On Mon, 23 Jun 2003, Dann Corbit wrote:

> > -----Original Message-----
> > From: scott.marlowe [mailto:[EMAIL PROTECTED] 
> > Sent: Monday, June 23, 2003 12:25 PM
> > To: Dann Corbit
> > Cc: Bruce Momjian; Tom Lane; Jason Earl; PostgreSQL-development
> > Subject: Re: [HACKERS] Two weeks to feature freeze
> > 
> > 
> > On Mon, 23 Jun 2003, Dann Corbit wrote:
> > 
> > > Vendor A: "We think our tool is pretty solid and our end 
> > users hardly 
> > > ever turn up any bugs."
> > > 
> > > Vendor B:" We think our tool is pretty solid and our 8500 tests 
> > > currently show only 3 defects with the released version, 
> > and these are 
> > > low impact issues.  To view our current database of issues, 
> > log onto 
> > > web form <page>."
> > > 
> > > Which tool would you prefer to install?
> > 
> > The one I've tested and found to meet my needs, both now and 
> > by providing 
> > fixes when I needed it.

How about the one that doesn't run tests in order to show how much better it is
than the competition but to actually test operation? In other words Vendor B
has an interest in having the tests pass, what gives you the confidence it just
hasn't listed the ones that fail and that the tests that do pass are not just
testing something vendor B wants to show it can do?

> > Real world example:  We run Crystal Reports Enterprise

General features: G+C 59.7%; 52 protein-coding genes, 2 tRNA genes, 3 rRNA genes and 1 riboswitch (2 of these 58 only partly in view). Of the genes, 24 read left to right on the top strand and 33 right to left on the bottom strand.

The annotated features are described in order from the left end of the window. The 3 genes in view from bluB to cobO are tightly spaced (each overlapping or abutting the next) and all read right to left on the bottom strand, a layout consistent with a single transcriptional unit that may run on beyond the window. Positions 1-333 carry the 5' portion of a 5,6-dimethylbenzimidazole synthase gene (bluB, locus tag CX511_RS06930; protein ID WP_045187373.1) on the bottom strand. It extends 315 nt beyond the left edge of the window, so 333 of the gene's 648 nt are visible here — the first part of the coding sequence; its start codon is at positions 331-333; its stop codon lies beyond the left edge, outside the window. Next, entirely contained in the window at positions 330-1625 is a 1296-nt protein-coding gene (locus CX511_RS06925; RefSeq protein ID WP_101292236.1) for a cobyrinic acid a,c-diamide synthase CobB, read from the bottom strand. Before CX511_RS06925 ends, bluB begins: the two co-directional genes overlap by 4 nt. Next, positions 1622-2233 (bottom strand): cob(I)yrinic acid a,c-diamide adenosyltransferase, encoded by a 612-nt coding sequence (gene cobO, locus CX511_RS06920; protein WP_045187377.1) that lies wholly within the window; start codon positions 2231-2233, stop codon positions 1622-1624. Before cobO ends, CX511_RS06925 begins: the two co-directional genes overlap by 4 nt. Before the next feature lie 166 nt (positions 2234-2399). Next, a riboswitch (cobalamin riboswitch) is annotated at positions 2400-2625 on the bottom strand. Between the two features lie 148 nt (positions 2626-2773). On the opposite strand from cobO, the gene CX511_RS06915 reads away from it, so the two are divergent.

> > edition where I 
> > work.  It's tested thouroughly (supposedly) and has all kinds of QA.  
> > However, getting it to work right and stay up is a nightmare. 
> >  It's taken 
> > them almost a year to get around to testing against the OpenLDAP LDAP 
> > server we use.  The box said "LDAP V3 compliant" and they 
> > assured us that 
> > it was.  Well, it doesn't work with our LDAP V3 compliant 
> > LDAP server at 
> > all, and the problem is something they can't fix for months 
> > because it 
> > doesn't fit into their test cycle.
> > 
> > 
> > Real world example: Postgresql aggregates in subselects. 
> > Someone found a bug in subselects in Postgresql with inner 
> > references to 
> > outter aggregates.  The postgresql team delivered a patch in 
> > less than a 
> > week.  User tested it and it works.
> > 
> > I'm not against testing and all, but as one of the many beta 
> > testers for 
> > Postgresql, I do feel a bit insulted by your attitude that only a 
> > cohesive, organized testing effort can result in a reliable product.
> Let me rephrase it:
> "Only a  cohesive, organized testing effort can result in a product that
> is proven reliable."
> Without such an effort, it is only an educated guess as to whether the
> product is reliable or not.  The data is the most valuable software
> component in an organization.  It is worth more than the hardware and it
> is worth more than the software.  If you are going to trust one billion
> dollars worth of corporate data on a software system, you ought to
> ensure that the system has been carefully tested.  I don't think that is
> just an opinion.  It's simply common sense.

So you've never worked on a project where the data is of high value, since in
those circumstances the customer is always going to apply their own acceptance
testing anyway. If you think that doesn't happen you try sitting through 2
solid days of Y2k testing on _one_ system and tell me customers never do their
own testing.

> Therefore, I am going to stop harping on it.

But there is no need to, as has been mentioned before, if the testing is not
upto your level of testing submit something that makes it so. Having said that
I do believe you mentioned that you didn't have the time to create something
but you would be happy to test it, i.e. test the test.

Nigel J. Andrews

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